While the shower scene garnishes the most attention and for justified reasoning, another key and hard scene to do, comes from (warning spoiler) the death of Detective Milton Arbogast (Martin Balsam), while in the Bates’ house. He walks up the stairs the camera show the feet, a common aspect shown in the placement of individuals the usage of music setting the scene.  An overhead shot (common for Hitchcock to use bird’s eye often deployed in his other movies), for the killing, of the door opening slowly, the person hidden from the direct line of sight for the audience (a woman likely), the deed sudden. All of it working the achieve tension at the height of the kill, the suspense gone leaving Arbogast stumbling backwards down the stairs, shock and terror for him and the audience. The killer descends to finish the kill, and this sequence repeated often in horror films.

WHAT PSYCHOLOGY IMPACT TRANSCENDS FROM SCREEN TO THE AUDIENCE?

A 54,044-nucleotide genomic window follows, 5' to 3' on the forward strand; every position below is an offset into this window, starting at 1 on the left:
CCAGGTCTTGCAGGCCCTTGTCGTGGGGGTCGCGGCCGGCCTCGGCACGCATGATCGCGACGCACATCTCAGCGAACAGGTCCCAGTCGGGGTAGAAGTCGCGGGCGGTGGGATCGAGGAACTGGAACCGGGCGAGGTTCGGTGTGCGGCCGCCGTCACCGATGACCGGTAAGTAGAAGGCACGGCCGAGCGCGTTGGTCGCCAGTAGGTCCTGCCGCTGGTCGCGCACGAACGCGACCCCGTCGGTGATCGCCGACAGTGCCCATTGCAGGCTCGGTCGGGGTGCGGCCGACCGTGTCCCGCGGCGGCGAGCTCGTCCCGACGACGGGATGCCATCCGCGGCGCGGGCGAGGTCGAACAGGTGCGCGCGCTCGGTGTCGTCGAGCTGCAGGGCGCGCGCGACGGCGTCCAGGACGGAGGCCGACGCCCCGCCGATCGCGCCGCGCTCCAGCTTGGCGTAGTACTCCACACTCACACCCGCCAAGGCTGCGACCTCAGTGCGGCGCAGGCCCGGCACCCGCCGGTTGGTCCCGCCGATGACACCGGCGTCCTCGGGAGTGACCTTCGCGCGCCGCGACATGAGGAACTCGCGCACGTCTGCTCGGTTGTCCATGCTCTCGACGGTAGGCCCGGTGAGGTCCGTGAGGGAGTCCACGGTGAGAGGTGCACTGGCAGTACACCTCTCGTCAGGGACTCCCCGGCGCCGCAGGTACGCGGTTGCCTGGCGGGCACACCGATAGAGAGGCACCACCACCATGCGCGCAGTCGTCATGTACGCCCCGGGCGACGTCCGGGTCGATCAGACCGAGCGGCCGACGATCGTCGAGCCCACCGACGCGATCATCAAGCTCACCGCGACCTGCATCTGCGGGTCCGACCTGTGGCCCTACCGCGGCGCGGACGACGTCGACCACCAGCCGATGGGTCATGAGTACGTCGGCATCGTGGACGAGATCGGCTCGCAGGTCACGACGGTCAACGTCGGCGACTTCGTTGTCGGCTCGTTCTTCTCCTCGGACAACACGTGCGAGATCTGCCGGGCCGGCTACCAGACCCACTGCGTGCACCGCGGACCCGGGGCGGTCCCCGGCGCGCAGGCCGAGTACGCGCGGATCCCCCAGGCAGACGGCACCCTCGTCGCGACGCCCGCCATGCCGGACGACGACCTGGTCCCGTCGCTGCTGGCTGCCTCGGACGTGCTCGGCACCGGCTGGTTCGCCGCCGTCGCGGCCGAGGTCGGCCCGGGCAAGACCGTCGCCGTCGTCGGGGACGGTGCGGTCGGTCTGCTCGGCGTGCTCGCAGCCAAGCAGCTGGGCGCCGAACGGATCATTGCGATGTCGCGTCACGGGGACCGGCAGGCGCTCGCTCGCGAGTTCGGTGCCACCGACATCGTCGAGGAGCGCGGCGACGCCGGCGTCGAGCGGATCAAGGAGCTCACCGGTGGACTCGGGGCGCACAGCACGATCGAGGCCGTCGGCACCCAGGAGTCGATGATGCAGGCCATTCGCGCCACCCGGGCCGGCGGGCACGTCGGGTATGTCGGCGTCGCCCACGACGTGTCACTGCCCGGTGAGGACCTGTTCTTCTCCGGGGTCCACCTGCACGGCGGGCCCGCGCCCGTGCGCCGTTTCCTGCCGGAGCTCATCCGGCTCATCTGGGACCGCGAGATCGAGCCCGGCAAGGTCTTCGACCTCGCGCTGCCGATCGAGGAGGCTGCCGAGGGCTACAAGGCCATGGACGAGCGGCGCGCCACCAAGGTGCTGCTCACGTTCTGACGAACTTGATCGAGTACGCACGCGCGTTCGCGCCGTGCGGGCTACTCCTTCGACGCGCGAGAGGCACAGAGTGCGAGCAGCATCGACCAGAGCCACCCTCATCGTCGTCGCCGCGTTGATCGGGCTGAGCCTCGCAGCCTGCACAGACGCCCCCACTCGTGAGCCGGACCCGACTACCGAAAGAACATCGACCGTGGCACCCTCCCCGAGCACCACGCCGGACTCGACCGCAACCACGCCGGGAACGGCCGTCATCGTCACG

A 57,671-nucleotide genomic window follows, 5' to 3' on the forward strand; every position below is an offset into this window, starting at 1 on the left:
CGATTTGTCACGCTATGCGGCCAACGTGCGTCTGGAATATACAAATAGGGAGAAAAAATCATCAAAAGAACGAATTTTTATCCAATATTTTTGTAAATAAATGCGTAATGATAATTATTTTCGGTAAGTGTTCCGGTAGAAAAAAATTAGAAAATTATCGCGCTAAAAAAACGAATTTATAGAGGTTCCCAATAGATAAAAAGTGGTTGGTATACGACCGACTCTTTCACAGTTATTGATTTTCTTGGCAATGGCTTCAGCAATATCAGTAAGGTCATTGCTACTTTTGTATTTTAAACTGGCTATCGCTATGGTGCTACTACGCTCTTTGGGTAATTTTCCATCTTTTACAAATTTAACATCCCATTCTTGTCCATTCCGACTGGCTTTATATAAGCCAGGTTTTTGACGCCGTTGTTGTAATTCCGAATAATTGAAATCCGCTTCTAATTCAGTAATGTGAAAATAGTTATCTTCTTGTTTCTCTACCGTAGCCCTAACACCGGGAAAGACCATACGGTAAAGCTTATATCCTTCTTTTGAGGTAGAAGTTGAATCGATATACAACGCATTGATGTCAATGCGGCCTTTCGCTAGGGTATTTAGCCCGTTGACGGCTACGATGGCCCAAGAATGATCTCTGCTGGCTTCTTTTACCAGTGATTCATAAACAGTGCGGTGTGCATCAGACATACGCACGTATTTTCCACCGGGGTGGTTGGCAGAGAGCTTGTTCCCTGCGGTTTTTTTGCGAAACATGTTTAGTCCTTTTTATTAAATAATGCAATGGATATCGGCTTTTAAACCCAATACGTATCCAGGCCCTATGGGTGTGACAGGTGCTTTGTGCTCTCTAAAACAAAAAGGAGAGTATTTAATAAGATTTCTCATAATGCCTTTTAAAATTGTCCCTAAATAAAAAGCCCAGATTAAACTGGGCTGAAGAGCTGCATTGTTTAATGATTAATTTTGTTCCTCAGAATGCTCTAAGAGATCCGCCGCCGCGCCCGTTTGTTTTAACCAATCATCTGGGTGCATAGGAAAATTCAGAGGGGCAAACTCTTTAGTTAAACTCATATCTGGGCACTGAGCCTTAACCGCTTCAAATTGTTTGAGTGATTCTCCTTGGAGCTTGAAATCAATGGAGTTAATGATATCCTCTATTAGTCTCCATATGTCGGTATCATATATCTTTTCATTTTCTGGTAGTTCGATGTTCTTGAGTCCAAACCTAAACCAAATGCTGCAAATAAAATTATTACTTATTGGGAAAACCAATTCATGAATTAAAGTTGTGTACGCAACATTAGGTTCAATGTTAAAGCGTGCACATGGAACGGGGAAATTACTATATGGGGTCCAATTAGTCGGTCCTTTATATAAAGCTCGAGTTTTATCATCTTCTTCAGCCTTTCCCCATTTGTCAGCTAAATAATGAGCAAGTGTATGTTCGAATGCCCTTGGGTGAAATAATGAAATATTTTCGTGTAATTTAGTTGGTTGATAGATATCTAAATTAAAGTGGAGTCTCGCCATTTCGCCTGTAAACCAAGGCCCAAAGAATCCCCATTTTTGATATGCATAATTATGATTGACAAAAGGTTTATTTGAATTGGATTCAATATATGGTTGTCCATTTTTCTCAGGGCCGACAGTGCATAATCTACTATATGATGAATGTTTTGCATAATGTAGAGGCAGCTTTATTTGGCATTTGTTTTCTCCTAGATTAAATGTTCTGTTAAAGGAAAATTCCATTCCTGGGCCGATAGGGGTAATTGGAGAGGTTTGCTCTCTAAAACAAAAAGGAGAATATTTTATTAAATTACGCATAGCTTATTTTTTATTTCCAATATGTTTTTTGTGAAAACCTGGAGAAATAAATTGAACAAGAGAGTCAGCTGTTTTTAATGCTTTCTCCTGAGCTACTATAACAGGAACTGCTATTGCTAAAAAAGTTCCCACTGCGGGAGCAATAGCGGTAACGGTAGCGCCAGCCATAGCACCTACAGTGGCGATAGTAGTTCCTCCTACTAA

Many impactful scenes transcend to the audience, aside from the shower scene, which many people to this day state most fearful of them, someone walking in on them, let to kill them, in their intimate moment and highly defenseless.

However, the largest psychological moment, comes from Norman’s discovery of his mother’s action, the murder of Marion. We the audience, not knowing anything the first time watching the movie, feel sorry for Norman, he stated a son’s best friend is his mother, and she’s going a tad mad clearly means his first erase her existence. He dutiful cleans the area, removing no trace, his nervous actions of what to do, but it is the sinking of the car which captures everyone into a moment of guilt after the crime, as everyone wants to protect their mother, to assist in moment of need regardless of consequence if they truly honest with themselves. As the car pauses in the sinking a great feat from Hitchcock, the viewer edges on their seat, willing it to sink, perhaps chanting sink, sink, we want Norman to succeed.

WHY DID PART 2 TAKE SO LONG TO MAKE?

A lot of discussion over this issue, likely the ownership rights of Hitchcock, prevented a sequel, as he passed on in August of 1980, and the credits of the part 2 (a very good movie) note and honor him as Sir Alfred Hitchcock.

HOW MANY SEQUELS AND SPIN-OFFS CAME FROM THE 1960 CLASSIC?